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December 2013, Week 3


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Tue, 17 Dec 2013 08:39:37 -0800
Film and TV Studies Discussion List <[log in to unmask]>
Film and TV Studies Discussion List <[log in to unmask]>
Heather Blackmore <[log in to unmask]>
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Call for Papers - Please post and circulate to your graduate students.

USC Critical Studies Graduate Conference

Technologies of Knowing – “TechKnow”

Los Angeles, California

Friday, April 11, 2014

In the opening of *Understanding Media* (1964), Marshall McLuhan famously
refers to media technologies as “the extensions of man.” Despite the core
centrality of technology to the function of media itself, humanities
scholarship frequently focuses on the cultural while ignoring the
technological. The fields of film and media studies have produced countless
histories of major studios, producers, and creative contributors. In light
of this vast body of knowledge, the histories and theoretical inquiries
that address the possibilities, limitations, and impacts (both physical and
psychological) of technologies are comparatively small in number while at
the same time these questions have become even more critical as media
technologies increasingly enable (or at least seem to enable) people to do
and know new things. The 2014 USC Critical Studies Graduate Conference
seeks to bring examinations of media technology to the fore through the
conference theme of “Technologies of Knowing.”

Borrowing McLuhan’s notion of the “extension,” this conference will be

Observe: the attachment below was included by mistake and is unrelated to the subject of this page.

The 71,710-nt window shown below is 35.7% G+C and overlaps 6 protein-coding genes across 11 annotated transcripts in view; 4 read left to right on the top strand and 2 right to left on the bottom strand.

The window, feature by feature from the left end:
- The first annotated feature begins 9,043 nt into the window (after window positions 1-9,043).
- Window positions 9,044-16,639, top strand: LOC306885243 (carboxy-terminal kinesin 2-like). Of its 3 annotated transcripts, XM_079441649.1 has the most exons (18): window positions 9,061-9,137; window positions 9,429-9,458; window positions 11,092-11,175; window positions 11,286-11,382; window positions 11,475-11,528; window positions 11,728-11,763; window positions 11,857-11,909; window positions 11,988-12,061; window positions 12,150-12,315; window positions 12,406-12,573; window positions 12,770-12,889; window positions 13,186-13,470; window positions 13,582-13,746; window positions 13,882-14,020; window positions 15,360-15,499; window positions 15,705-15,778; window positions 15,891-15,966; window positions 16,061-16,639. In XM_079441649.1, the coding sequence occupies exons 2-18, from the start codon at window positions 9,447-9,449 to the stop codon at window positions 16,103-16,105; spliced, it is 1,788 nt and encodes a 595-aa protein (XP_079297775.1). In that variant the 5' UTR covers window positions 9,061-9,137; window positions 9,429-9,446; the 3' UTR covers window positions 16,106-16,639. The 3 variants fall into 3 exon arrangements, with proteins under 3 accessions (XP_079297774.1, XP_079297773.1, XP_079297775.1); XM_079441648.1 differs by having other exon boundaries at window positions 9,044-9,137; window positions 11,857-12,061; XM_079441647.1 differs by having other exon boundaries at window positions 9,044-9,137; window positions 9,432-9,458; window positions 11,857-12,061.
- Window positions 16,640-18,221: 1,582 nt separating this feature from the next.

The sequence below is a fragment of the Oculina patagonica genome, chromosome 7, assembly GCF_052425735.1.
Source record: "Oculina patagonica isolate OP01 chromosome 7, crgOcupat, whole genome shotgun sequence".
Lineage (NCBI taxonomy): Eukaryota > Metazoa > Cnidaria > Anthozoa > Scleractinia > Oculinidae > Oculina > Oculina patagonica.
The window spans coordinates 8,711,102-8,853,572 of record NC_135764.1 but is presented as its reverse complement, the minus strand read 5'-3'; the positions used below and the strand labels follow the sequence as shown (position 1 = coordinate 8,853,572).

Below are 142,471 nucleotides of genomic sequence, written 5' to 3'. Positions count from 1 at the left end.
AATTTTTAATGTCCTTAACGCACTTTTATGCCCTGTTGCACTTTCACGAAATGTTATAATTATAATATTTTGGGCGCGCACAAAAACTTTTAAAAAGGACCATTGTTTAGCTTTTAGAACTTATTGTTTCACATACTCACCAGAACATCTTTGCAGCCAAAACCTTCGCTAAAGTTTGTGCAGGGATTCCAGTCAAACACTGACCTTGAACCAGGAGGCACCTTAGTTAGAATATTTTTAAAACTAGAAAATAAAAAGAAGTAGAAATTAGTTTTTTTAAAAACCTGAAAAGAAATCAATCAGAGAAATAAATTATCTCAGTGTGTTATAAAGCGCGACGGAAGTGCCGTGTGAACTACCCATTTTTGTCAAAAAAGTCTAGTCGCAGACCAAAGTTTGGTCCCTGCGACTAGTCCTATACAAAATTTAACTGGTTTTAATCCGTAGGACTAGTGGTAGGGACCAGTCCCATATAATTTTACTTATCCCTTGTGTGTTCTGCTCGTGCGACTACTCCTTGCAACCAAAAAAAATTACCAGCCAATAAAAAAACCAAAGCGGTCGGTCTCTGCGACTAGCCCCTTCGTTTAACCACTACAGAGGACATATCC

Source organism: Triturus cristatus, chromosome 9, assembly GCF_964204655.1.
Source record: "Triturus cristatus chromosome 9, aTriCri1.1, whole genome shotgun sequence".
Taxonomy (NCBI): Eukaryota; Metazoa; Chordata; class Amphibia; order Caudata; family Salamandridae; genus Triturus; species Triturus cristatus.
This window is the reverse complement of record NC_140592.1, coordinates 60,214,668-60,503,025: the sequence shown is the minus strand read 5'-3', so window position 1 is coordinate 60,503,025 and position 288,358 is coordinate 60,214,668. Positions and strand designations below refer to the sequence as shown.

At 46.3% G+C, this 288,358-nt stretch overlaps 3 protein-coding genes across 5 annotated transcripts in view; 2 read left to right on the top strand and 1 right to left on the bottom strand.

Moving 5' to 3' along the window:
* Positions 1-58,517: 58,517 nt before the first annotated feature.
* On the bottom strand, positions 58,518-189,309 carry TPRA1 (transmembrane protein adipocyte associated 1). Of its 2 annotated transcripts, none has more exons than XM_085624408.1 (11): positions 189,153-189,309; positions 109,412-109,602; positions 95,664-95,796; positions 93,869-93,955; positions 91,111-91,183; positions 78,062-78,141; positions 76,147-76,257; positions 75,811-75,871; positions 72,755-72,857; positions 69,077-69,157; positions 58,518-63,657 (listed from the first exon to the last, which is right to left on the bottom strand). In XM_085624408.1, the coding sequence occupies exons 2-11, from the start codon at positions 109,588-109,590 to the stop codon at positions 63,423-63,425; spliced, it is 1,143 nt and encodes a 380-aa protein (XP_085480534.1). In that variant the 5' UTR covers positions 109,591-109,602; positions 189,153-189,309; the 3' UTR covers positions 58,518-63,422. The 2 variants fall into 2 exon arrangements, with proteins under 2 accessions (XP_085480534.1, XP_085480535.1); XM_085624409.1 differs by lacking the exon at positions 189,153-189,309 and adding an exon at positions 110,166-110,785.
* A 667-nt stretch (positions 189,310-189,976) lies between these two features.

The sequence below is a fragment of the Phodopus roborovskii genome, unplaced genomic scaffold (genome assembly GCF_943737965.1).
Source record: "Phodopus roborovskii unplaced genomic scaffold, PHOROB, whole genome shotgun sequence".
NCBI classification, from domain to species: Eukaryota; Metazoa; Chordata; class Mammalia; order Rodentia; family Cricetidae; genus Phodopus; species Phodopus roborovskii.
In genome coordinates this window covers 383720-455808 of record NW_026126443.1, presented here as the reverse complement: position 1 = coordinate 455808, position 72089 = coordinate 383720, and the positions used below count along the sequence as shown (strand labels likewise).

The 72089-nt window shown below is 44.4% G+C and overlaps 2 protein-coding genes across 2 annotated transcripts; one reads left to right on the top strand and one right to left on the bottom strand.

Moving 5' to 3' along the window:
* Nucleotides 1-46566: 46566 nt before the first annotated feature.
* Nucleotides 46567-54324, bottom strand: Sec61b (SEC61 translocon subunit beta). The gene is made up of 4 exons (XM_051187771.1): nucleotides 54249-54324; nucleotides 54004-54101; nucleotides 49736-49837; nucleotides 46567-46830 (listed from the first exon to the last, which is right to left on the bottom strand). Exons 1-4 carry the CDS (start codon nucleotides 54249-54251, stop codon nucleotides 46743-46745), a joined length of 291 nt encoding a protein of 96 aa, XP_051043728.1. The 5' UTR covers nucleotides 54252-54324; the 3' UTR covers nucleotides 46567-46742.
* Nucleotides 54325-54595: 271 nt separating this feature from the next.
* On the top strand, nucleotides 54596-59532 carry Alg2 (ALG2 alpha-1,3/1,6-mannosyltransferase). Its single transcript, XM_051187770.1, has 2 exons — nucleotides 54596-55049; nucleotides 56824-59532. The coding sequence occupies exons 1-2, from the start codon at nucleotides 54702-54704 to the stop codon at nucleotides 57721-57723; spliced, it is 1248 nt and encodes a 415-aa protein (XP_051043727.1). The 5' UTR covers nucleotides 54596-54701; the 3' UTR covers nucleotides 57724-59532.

particularly concerned with the many ways that media technologies can
extend the processes of discovery and knowing. How do media technologies
impact the ways we think? How do the ways we think inform what technology
can do? In what ways do media technologies produce, archive, or obfuscate
certain knowledges? While any paper engaged with technology and media
studies will be considered, preference will be given to papers that reflect
on the relationship(s) of media technology to knowledge, including its
generation, preservation, communication, and erasure.

Please submit an abstract of no more than 300 words for a 20-minute panel
presentation as well as a brief bio of no more than 100 words. If you would
like to propose something outside of these parameters, please contact us
with your idea before submitting your proposal. Non-traditional, creative
and digital projects are welcome, as are individual papers or
pre-constituted panels. Please email your submissions and inquiries to
Heather Blackmore at [log in to unmask] (and copy [log in to unmask]) by *January
24, 2014*.

In addition to panels of graduate papers, this year’s conference will
include a workshop devoted to concerns around working on and with
technology, as well as a keynote panel moderated by Dr. Henry Jenkins.

Possible Topics Include:

- Epistemologies of technology

- Technological determinism

- Representations of technology

- Technological anxieties

- Technology as archive

- Technology and discovery, pedagogy, scholarship, etc.

- Technological histories

- Technology within the political economy of film, television, interactive
media, etc.

- Impact of technology on boundaries between established media (television,
film, games, etc.)

- Cultural impacts of technological developments and constraints

- Economic, social, cultural, psychological, and material (etc.) nature and
impact of the digital

- Invisible technologies

- Forgotten technologies

- Cults of technology

- Amateur technologies

- Cyborgs, biotechnologies, and technology and the body

- Design and technology

- Interfaces, platforms, hardware, and software

- Obsolescence

- Hype

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